liberal_dem, thank you for the "God and Good" comparison...so true. Know what's funny? We (as humans) treat new clothes the way we SHOULD treat our fellow man, and vice versa. Meaning this: The pair of jeans we bought at The Gap but can't fit or just had a change of mind will STILL be hanging in our closet a year from now. We don't return it; we don't throw it away; instead, we attempt to CHANGE ourselves (i.e. lose weight) so that WE can fit IT. With our fellow man, as soon as he/she disappoints us in some way (superficial or not), we are quick to "drop 'em like it's hot" from our lives.

Mrs. Phoenix said...

And Mike, your friend will soon find out that the grass was no greener than her own lawn. But by the time she returns to her lawn, SOMEONE ELSE will be tending to it!

Mrs. Phoenix said...

I usually don't post so much on 1 topic, but THIS one is personal for me. I hate to see someone get hurt from another's fucked up decision making!

Newsguy said...

Good one, historymike. For some personal reasons.

historymike said...

Thanks, all. I needed to vent a few things, even if the person who inspired this missive will not read these words.

Maggie Thurber said...

Finally, consider that kindness extended to others without expectation of reward can be a path to happiness itself, and that taking steps to improve the lives of others is the mark of the divine.

nicely said, and thanks!

Do said...

Tremendous message, Mike.

Sometimes life will seem 'unfair' overwhelming and we all need to remember that if God leads you to it, He will lead you through it.

Thanks for this one. :)

McCaskey said...

People, and their expectations for what they want out of life, can change dramatically as they age and evolve.
If a relationship that once was fulfilling and fruitful to both spouses turns empty and unrewarding to either (or both)I find it understandable that they seek that fulfillment elsewhere.
Having said that, if there are children under 18 in the household, their needs and requirements should be met first and foremost, and divorce in those cases should be difficult to grant, barring a sustained and provable pattern of abuse/neglect. In my opinion, from a moral and obligational standpoint to your children, you wait until they are at least college-age before one officially ends a marriage.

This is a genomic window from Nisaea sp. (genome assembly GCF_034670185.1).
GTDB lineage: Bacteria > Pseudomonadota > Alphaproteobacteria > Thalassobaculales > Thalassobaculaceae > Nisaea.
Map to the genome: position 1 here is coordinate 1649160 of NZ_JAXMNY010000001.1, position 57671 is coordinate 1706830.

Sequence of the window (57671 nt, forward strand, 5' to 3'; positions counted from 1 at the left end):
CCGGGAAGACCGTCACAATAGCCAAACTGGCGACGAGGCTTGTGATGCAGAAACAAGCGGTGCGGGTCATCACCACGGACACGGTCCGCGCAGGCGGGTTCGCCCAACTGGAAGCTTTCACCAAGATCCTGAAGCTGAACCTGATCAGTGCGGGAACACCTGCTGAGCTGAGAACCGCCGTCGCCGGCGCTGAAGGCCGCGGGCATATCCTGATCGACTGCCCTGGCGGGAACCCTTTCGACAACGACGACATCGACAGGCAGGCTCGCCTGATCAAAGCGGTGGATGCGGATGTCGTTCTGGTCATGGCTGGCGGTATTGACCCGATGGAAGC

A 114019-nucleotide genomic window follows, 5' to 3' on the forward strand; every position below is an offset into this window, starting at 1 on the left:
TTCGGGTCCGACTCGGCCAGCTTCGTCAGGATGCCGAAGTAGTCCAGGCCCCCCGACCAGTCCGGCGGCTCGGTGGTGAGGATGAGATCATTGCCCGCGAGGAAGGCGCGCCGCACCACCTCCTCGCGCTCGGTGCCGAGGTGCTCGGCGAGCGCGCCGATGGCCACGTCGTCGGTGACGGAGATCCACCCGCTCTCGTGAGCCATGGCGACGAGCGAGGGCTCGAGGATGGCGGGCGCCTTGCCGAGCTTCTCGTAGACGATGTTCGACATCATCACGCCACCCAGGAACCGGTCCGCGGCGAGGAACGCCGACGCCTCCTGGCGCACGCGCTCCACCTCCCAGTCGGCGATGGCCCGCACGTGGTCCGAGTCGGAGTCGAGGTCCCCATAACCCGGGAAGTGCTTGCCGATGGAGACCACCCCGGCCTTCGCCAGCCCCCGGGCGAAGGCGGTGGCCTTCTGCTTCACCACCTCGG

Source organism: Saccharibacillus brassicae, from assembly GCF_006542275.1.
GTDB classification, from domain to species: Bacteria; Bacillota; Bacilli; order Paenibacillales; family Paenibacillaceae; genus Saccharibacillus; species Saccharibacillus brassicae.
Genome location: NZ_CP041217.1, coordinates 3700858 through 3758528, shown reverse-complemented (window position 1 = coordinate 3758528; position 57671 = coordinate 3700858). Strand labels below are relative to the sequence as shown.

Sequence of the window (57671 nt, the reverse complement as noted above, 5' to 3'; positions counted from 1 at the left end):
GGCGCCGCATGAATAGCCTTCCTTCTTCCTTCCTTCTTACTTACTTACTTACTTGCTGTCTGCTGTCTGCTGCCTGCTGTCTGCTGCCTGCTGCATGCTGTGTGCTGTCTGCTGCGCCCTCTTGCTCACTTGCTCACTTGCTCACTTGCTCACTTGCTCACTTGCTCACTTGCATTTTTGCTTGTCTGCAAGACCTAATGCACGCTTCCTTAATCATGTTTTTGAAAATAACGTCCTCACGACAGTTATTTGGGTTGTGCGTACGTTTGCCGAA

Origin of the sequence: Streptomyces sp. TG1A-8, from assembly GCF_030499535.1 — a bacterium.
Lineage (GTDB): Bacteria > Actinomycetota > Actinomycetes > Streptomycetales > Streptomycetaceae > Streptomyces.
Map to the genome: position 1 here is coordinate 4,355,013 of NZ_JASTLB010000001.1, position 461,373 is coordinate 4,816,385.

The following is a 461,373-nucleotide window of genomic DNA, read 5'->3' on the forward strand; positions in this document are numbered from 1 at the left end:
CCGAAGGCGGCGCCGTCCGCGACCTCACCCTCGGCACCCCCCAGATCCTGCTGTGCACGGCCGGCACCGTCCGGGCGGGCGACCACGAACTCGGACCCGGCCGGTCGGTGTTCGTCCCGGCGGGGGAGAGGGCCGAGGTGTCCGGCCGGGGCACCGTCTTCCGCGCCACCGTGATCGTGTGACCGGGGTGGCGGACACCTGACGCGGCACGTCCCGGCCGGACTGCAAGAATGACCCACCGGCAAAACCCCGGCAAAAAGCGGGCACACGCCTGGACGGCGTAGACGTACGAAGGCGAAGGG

I would go so far as to say that if one needs to find fulfillment outside their marriage, while keeping the marriage officially intact, that route is preferrable to ending the family relationship as your children know it. I'm NOT speaking from personal experience.
Marriage is a grind, and I don't mean that in a negative sense. It means that LIFE is a grind, in that there are of course good and bad, positive and negative events during the course of every day, and our ability to handle those flucuations with a steady, mature hand is paramount to happiness.
Same with marriage. Every day is not wine and roses. Just like life in general.

Kate said...

Wow. Powerful post. One of my best friends also left her husband and one daughter for another man. She took one of the girls with her.

Needless to say the 'other' man is gone, both kids and the original couple have all been harmed beyond description. This once thriving family has given way to two damaged young women and two adult and single alcoholics. That's 12 years down the road from where your friend is at. Sad stuff.

You know - with MM becoming a Dad and your post - the thought that my son was going to be killed in the tornado the other night -

My hat is off to all of you men that stay. You stay when it would be easier, more fun to go. You stay and weather the times you and your spouse drift apart and work on things instead of abandoning them. You stay with your kids. Your kids never have to wonder if you are leaving. Your kids never have to defend one parent to the other. They're not ripped apart because they're not being tugged around.

You are the real men in the world :-)

Hooda Thunkit said...


That's some heavy stuff to think on a bit.

Great post Mile!